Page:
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For the past 10 weeks, you've seen Melanie Einzig's beautiful photography all over food52 -- now learn more about her in the Q&A below!
Be sure to check out her event and street photography websites (like curated people-watching, without the threat of anyone realizing you're staring at them), and the gorgeous new book featuring her work called Street Photography Now.
Though we're thrilled to have our beloved photographer and friend Sarah Shatz back this week, we will miss Melanie's cheery presence at our Tuesday photo shoots.
- Melanie shooting in Istanbul (photo by S. Yalowitz); one of her shots of an Istanbul market
Q&A with Melanie Einzig
How did you get into photography?
The question is probably how did photography get into me. I grew up with photos around me: family slideshows watched from the waterbed in the basement, sticky albums with torn plastic pages, the addictive excitement of Polaroids, trading class photos, America in the 1970s. When I was 15 I inherited my parent's metal body Canon AE1. I took it to Israel and made poetic slide shows about my journey. When I was 18 I went to India leaving the camera behind because I didn't want it to "interfere with my experience."
Originally, I wanted to be a poet or a sculptor but the camera kept coming back to me. When I was 23 I made a darkroom in the kitchen of my Houston Street loft ($700.00 a month rent). Even after finishing a Master's program at NYU/International Center of Photography, I spent a few years in denial that photography was my "thing". At about age 30 I worked for the Associated Press and then fully embraced my interest in photography. Now I don't go anywhere without a camera. It's an extension of my body.
Your background is in event and street photography, not food, correct?
Yes, my street photography and event work evolved from wanting to be a photojournalist to make a living. When I realized that it was a full time job (little time to make art on the side) I moved into events. I enjoy photographing people and love to be in the middle of peoples' lives intuitively telling the story of what is happening at weddings, Bar/Bat mitzvahs or anniversary parties. The organizations and institutions that I work for are usually ones whose work I care about and hope that my photography will support their efforts.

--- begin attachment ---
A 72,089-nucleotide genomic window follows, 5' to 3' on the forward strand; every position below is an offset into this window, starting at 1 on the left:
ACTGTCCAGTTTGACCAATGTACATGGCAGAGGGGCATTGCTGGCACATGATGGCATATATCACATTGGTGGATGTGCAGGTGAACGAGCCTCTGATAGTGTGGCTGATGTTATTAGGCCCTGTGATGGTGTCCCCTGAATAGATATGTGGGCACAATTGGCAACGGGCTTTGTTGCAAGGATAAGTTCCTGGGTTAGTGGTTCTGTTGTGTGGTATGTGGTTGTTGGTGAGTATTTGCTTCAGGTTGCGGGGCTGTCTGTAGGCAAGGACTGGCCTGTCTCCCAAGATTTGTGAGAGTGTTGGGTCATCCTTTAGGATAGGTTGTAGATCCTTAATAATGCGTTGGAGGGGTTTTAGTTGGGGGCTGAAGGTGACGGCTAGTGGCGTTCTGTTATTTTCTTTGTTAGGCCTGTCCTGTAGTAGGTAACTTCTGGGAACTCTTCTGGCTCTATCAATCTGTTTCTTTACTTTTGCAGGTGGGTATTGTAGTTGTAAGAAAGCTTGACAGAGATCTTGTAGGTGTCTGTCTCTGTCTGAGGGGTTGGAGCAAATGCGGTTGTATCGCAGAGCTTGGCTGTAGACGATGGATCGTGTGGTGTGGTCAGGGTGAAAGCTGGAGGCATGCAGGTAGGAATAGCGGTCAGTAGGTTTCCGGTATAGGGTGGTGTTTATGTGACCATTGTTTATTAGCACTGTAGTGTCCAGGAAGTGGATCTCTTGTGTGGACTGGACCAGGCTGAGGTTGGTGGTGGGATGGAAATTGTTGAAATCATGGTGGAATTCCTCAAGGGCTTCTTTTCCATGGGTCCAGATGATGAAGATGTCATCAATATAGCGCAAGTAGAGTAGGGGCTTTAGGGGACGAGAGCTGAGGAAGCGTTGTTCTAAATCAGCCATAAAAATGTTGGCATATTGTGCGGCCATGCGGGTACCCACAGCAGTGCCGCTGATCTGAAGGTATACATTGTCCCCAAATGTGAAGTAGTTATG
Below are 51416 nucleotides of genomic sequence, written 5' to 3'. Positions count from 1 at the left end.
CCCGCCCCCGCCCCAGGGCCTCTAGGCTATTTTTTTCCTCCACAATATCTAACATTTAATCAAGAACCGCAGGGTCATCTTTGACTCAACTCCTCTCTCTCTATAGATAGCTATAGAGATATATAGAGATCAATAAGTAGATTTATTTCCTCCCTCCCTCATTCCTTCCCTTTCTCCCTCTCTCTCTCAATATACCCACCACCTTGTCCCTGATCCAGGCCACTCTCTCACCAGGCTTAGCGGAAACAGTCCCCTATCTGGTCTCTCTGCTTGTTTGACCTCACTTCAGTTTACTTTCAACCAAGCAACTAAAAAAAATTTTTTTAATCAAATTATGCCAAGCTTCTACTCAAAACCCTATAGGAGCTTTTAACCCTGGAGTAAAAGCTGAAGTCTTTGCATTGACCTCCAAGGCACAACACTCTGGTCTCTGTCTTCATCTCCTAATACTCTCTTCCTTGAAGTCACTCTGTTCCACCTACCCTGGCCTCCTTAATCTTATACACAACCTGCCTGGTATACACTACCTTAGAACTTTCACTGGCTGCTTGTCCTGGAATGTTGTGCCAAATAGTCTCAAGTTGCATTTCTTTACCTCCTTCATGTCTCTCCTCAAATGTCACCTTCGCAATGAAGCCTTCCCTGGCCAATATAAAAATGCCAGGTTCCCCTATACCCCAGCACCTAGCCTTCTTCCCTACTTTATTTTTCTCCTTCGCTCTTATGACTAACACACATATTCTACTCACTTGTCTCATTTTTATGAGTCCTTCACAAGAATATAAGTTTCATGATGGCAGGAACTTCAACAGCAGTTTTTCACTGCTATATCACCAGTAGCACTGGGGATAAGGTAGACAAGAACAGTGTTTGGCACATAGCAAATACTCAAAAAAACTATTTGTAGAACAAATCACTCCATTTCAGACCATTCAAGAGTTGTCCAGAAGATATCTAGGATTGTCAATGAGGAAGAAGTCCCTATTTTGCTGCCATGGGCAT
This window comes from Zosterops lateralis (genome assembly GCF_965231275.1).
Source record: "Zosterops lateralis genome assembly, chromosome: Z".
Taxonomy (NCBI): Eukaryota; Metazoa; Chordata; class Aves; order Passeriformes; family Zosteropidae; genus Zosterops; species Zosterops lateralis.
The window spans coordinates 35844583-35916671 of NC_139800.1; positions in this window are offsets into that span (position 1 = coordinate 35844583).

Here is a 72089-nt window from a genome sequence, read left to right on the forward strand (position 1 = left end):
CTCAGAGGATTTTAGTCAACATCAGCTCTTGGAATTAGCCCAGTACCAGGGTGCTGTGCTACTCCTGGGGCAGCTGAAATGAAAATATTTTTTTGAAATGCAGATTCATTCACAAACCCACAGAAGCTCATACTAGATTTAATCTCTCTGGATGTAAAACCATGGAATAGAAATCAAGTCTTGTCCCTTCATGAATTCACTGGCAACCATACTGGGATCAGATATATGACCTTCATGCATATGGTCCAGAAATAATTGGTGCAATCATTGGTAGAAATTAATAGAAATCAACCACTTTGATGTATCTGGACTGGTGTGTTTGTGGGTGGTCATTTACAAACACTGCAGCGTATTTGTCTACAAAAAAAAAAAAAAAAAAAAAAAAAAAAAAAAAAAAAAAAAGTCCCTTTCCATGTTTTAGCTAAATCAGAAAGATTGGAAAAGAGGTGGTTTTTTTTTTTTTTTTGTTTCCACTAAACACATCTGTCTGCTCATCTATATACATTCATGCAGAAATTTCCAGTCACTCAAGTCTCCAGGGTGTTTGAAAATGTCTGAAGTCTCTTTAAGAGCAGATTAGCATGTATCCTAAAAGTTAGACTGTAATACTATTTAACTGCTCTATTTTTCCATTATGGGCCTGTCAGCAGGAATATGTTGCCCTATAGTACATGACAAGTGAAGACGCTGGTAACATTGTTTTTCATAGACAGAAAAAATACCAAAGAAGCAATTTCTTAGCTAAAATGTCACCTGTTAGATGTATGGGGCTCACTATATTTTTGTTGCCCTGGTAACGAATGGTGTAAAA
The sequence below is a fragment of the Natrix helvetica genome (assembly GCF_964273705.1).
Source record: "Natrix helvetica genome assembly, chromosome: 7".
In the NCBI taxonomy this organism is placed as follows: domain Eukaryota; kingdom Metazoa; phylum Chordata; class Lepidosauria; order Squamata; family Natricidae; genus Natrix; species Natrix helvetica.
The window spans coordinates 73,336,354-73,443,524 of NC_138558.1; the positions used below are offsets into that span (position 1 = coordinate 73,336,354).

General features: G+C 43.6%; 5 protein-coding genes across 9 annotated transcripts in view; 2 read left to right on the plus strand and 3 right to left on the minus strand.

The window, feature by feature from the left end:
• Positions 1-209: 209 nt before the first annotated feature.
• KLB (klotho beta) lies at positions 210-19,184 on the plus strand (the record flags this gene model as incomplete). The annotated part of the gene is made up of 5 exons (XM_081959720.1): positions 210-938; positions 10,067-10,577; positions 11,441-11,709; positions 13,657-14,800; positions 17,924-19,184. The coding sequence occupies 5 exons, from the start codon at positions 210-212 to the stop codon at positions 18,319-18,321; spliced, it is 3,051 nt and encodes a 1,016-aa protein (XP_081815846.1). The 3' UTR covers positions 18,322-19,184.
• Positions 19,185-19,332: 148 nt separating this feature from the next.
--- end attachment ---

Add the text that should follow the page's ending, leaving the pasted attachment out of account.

With street photography it is a free-for-all. I can wander aimlessly and free my mind from any conventional way of perceiving things, and it appeals to my innate sense of curiosity and adventure. Photographing food has been a surprise pleasure. I'm glad Sarah invited me to cover for her!
How does food photography compare to those forms?
Food photography, the little experience I have with it, is more like still life work. Usually there is some time to explore different angles and lighting and unless something is melting or wilting, it's not moving around in the frantic way people do. I love doing the ingredient shots and final shots but it is also fun to follow the action of Amanda and Merrill in the kitchen. I like to be in the flow of things. However, stopping and reflecting is a good thing and while photographing food you can get very close and quiet. Looking at most food is quite a sensuous and beautiful experience even without eating it.
What are some of your favorite food and/or cooking shots from your time at food52?
The cherries/almond thing... beautiful. The cherries looked like two lovers in a little bed of snow. The cauliflower... love the curves in the leaves, never noticed that before. That one chicken shot... I liked Kristen's read that it looked like from a Tuscan cookbook.
What have you shot lately (other than food)?
Last week I photographed a wedding in a helicopter hovering over Manhattan, a luncheon at Cipriani's space on 42nd Street, a panel discussion about Mexican drug policies, the president of Turkey and a boy playing two recorders with his nose in Union Square.
What photographers or artists do you most admire?
So many! Anish Kapoor and Yayoi Kusama are my favorite sculptors. Photographers: André Kertész, Saul Leiter, Diane Arbus, Helen Levitt , Raghubir Singh, Garry Winogrand, Robert Frank and Cristóbal Hara never grow old on me.
What is your idea of comfort food?
South Indian food but will settle for 6th Street Bangladeshi style.
What do you cook when you're home alone?
Some variation of greens, quinoa and salads. Rice cakes with almond butter. Hummus directly from the container. Maple syrup on vanilla ice cream.
What's your least favorite food?
Frog legs and lizard.
What's your desert island meal?
Loads of hummus, bread, a soft cheese, tomatoes, olive oil and enough red wine to last the whole stay. Hopefully there would be enough supply for my friends who would be there with me.